Fascial closure helps prevent port-site hernias

March 1, 2009

Fascial closure is an effective method to prevent port-site hernias, even when non-bladed trocars are used, according to a study presented at the World Congress of Endourology & SWL.

Shanghai, China-Fascial closure is an effective method to prevent port-site hernias, even when non-bladed trocars are used, according to a study presented at the World Congress of Endourology & SWL.

Bladed trocars and midline wounds from trocars >5 mm have a higher incidence of herniation; therefore, most laparoscopic surgeons avoid bladed trocars and will close 10/12-mm midline port sites. Although the incidence of hernias is very low in lateral port sites, some advocate closing these as well.

"Incidence per trocar site is not a valid assessment; incidence per patient is more important," said lead author Thomas Hsu, MD, director of laparoscopic and robotic surgery at Kaiser Permanente Santa Clara Medical Center, Palo Alto, CA.

The purpose of the study was to compare the incidence of port-site hernias in closed and non-closed trocar sites to measure the fascial defect created by standard trocars and to prospectively evaluate the efficacy of the Carter-Thomason CloseSure XL device (Inlet Medical, Inc., Eden Prairie, MN).

Non-midline port sites were left unclosed in 95 patients, while 78 patients had all port sites closed with the help of a Carter-Thomason device. The incidence of port-site hernias requiring re-operation in unclosed patients was 6.3%, the majority of which were 10/12-mm ports lateral to the umbilicus. One patient in the closed group experienced a subclinical hernia, which was managed conservatively.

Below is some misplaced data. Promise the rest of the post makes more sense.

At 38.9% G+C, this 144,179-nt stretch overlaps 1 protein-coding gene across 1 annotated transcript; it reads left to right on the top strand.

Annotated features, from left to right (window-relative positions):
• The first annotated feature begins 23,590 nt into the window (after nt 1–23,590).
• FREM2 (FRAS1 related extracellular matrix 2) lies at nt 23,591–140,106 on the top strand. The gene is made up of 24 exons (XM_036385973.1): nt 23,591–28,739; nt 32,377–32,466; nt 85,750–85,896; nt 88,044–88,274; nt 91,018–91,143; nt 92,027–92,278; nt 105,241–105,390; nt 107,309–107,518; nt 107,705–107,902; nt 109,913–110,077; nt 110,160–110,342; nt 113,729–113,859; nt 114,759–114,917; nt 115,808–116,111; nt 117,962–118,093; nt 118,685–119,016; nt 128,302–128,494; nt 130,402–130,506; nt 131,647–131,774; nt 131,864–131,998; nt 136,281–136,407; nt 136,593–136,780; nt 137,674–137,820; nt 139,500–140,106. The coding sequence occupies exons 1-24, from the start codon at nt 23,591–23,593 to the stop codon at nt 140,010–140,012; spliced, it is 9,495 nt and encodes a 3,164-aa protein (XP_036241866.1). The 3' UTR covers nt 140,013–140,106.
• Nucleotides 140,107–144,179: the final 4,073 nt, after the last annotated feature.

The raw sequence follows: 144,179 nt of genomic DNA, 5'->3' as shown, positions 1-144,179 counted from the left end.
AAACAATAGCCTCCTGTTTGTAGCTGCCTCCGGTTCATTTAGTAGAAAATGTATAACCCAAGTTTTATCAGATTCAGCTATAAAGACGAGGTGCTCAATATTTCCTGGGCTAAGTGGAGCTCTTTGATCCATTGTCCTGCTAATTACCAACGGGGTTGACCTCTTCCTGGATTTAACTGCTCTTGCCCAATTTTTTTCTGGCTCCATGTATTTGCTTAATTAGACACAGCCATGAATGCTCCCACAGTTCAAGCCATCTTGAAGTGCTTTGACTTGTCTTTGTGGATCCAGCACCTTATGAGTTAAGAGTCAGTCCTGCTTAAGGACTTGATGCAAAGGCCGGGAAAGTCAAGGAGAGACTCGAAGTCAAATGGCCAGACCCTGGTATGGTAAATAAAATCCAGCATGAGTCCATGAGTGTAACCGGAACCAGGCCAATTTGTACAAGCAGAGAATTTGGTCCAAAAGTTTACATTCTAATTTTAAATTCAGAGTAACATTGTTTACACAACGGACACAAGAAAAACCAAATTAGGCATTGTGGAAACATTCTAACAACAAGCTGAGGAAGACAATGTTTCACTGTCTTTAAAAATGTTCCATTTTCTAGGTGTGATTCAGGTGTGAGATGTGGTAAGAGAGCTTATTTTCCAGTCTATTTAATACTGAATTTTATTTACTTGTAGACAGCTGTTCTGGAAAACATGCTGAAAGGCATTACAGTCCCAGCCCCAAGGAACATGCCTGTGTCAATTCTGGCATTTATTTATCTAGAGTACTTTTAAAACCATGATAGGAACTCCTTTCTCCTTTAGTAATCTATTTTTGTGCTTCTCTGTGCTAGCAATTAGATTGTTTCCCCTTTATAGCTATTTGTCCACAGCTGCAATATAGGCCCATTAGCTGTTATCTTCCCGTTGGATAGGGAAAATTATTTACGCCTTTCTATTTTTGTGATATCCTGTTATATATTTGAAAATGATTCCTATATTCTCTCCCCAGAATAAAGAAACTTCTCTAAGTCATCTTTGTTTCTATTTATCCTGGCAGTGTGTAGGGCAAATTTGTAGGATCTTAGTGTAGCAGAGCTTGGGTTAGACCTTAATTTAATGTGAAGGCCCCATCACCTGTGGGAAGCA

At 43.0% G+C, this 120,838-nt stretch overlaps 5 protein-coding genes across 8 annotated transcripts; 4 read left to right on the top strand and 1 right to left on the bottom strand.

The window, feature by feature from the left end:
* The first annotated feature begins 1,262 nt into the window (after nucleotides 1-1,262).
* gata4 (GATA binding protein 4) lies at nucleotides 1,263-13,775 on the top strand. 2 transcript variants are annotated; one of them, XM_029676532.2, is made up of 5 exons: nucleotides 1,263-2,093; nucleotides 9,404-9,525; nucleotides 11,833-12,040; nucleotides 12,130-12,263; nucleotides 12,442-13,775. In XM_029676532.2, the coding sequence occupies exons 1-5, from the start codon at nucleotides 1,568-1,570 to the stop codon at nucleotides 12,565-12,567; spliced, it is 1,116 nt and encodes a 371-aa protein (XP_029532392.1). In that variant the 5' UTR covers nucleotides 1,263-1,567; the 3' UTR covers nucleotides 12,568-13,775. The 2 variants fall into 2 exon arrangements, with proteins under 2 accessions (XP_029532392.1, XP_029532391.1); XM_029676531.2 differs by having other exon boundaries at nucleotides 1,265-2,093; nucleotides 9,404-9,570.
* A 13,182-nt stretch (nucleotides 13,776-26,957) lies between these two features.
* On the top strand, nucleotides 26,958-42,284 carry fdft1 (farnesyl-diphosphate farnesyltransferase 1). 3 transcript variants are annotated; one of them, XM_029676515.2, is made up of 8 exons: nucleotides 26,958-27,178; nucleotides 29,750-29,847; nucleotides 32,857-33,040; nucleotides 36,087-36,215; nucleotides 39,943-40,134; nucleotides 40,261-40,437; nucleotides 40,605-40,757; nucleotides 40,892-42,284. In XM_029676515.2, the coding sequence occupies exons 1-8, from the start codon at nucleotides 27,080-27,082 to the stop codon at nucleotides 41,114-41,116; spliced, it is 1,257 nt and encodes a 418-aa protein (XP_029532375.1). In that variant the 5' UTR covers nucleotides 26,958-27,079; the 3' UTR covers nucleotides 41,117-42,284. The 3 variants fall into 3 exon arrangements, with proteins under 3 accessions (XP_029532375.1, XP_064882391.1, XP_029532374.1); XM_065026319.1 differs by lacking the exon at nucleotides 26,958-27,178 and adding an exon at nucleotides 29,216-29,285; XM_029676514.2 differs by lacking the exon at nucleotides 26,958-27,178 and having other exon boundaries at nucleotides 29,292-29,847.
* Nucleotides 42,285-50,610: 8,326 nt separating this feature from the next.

Prior to wound closure, the diameter of the fascial defects of 100 10/12-mm port sites was measured with Hegar dilators. The average width was 15 mm, and there was a correlation between larger fascial defects and longer operative times. Dr. Hsu speculated that hernias might result from pressure secondary to abdominal strain that separates the unclosed fascial edges to their maximum diameter.

All trocars were of a non-bladed, dilating design.

In the last 20 port sites closed with the Carter-Thomason device, close visual inspection revealed incomplete fascial closure in 55%, with either one or neither fascial edge included in the closure.

Dr. Hsu recommended closing all trocar wounds ≥10 mm, even non-midline incisions made with dilating as opposed to bladed trocars. He further reiterated the importance of accurate reporting of hernia incidence.

"You don't take a trocar site back to the operating room; you take the whole patient," Dr. Hsu said.